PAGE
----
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Bangladesh: Non compliance to Accord, Alliance leads to dip in RMG orders

"The recent business accord has sent shivers among Bangladesh clothing manufacturers with most either getting termination order or registering a fall business. Global fashion brands and retailers detached business ties with them on their failure to comply and latest data reflects the total number of factories with which platforms — Accord on Fire and Building Safety and Alliance for Bangladesh Worker Safety — cut ties reached 238. Of them, the Alliance terminated ties with 162 RMG units, and the Accord with 76."

 

 

Bangladesh Non compliance to Accord Alliance leads to dip in RMG

 

The recent business accord has sent shivers among Bangladesh clothing manufacturers with most either getting termination order or registering a fall business. Global fashion brands and retailers detached business ties with them on their failure to comply and latest data reflects the total number of factories with which platforms — Accord on Fire and Building Safety and Alliance for Bangladesh Worker Safety — cut ties reached 238. Of them, the Alliance terminated ties with 162 RMG units, and the Accord with 76.

Manufacturers in a fix

Bangladesh Non compliance to Accord Alliance leads to dip in RMG orders

 

Retailers and signatory brands covered under the Accord and the Alliance sent a letter urging them not to continue business with such factories. As MG Fattah, MD, Sincere Knit Garments points out after termination of business by buyers’ platforms, it is difficult for them to establish contact with buyers and get work orders. With buyers backtracking on agreements signed with producers, it resulted in a downward spiral in overall production capacity of the country’s apparel industry.

Manufacturers need to work hard to find new buyers and to keep the wheels of the business moving after the stringent laws enforced on them. Another manufacturer cited insufficient number of orders after retailers under the Accord cut ties. Taking advantage of the termination, buyers who are not affiliated to the platform are offering lower prices. In such a situation, companies have to incur massive losses as orders declined substantially. It would have been better had the Accord allowed them to continue production in existing factory for a few more months and to give them leeway in adhering to compliance with all safety rules.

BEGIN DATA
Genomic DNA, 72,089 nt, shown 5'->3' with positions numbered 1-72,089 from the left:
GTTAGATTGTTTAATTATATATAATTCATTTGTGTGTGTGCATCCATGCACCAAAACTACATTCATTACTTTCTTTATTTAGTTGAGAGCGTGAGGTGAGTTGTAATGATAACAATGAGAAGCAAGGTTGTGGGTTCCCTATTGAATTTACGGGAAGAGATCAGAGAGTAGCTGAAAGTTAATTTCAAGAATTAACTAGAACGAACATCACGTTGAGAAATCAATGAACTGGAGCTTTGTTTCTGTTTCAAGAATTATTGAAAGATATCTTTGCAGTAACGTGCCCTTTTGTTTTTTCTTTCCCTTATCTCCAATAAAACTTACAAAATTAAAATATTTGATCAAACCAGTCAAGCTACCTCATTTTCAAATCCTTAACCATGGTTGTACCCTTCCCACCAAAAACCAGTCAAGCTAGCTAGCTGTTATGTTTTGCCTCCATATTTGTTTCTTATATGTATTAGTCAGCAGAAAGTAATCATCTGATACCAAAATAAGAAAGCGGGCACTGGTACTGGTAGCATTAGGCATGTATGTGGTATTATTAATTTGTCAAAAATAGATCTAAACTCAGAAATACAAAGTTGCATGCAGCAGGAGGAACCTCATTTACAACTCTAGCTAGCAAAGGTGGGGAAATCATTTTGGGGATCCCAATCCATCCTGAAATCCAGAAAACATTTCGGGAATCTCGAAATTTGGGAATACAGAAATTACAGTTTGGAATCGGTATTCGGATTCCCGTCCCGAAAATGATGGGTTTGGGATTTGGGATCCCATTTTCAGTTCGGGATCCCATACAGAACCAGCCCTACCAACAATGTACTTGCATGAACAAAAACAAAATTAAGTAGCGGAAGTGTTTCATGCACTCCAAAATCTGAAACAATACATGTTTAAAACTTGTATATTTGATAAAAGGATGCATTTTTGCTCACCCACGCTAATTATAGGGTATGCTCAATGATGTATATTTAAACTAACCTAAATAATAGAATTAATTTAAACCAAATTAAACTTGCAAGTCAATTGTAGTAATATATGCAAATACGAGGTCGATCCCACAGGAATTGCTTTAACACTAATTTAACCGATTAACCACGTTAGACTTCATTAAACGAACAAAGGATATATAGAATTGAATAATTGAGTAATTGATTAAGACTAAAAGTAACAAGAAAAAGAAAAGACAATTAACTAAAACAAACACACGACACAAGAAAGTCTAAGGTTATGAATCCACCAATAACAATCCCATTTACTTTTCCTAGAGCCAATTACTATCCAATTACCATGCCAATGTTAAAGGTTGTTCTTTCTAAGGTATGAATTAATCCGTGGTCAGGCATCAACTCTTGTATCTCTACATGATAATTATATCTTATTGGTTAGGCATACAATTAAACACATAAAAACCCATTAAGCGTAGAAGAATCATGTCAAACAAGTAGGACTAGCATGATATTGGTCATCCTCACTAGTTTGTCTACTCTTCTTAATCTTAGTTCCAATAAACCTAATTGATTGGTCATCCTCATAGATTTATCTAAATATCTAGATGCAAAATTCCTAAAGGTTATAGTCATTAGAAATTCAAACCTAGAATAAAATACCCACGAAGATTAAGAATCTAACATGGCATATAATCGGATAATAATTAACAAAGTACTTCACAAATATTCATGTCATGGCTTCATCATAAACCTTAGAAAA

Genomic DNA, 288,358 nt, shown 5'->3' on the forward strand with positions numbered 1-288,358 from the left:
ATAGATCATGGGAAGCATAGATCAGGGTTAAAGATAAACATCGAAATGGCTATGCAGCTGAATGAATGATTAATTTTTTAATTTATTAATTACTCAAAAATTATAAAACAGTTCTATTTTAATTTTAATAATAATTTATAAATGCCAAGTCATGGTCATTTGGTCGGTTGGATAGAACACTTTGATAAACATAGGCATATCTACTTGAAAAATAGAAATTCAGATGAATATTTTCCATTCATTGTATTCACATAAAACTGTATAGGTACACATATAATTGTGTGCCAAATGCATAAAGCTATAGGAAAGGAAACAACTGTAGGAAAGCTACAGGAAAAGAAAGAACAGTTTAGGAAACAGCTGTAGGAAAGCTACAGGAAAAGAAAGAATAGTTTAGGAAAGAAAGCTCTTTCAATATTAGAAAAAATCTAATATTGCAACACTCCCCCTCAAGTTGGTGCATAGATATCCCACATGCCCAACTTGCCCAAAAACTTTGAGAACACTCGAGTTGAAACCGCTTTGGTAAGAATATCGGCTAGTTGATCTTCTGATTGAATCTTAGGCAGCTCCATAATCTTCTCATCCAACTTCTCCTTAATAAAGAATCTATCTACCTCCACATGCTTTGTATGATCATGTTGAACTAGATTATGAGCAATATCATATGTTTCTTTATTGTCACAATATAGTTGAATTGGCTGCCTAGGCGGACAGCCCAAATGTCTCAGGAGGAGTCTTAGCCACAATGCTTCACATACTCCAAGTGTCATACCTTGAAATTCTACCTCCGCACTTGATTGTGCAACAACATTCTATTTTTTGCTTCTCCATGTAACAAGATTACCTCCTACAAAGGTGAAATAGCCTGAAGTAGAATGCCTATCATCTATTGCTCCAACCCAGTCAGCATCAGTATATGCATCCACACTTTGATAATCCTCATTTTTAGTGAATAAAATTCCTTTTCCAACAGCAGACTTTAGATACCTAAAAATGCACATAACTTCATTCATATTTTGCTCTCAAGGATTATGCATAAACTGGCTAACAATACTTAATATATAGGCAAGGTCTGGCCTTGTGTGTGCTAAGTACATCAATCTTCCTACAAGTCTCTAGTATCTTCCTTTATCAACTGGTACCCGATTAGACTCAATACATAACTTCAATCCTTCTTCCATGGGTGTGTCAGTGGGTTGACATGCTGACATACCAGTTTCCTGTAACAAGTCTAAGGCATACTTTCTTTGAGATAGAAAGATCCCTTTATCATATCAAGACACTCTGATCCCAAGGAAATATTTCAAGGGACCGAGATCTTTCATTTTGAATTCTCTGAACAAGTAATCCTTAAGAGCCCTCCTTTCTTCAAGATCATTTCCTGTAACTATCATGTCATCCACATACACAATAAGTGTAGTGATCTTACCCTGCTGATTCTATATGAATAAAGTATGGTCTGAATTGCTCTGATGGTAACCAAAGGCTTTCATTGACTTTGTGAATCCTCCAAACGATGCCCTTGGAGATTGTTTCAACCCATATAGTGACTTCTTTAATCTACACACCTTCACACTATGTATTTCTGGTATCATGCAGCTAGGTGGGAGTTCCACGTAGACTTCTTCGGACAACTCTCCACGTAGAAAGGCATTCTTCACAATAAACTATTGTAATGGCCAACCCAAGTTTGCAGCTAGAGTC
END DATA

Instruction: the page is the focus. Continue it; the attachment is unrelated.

Mozammel Haque, MD, Deshone Apparels says he had an order from a Polish buyer that was supposed to be in effect until February 2018. But following the termination, the buyer wants the deal to be revoked by the end of this year. He has already withdrawn orders for products supposed to be produced between January and February. Even after asking for some more time, the buyer is in no mood to change his mind.

Should the government take onus

Industry feels the Bangladesh government and Bangladesh Garment Manufacturers and Exporters Association (BGMEA) should be blamed for the losses as they have been unable to negotiate terms with buyers and manufacturers have to borne the burden. They argue how did Bangladesh accept this despite being a sovereign country? Recent data on RMG sector reveals no recent record of accidents in factories. Nevertheless, these two platforms keep labeling factories dangerous. It is high time they informed foreign buyers their RMG factories have already become the safest in the world.

Latest data shows 81 per cent of safety concerns identified in 1,620 Accord-inspected factories were addressed, and 84 per cent of highest priority risks and non-compliance issues addressed in 655 Alliance-inspected factories. During the inspection, only 2 per cent of total garment factories were found to be risky, which have already been shut.

Presenting other side of the story, Faruq Hassan, Senior-VP, BGMEA, says though the business termination has caused a decline in the number of work orders, foreign buyers will ultimately depend on Bangladesh as they sell quality products at affordable prices. A large number of owners are relocating factories in a bid to ensure workers’ safety and meet international standards. He suggested factory owners meet minimum safety standards as any accidents may tarnish the image of the entire industry.

 
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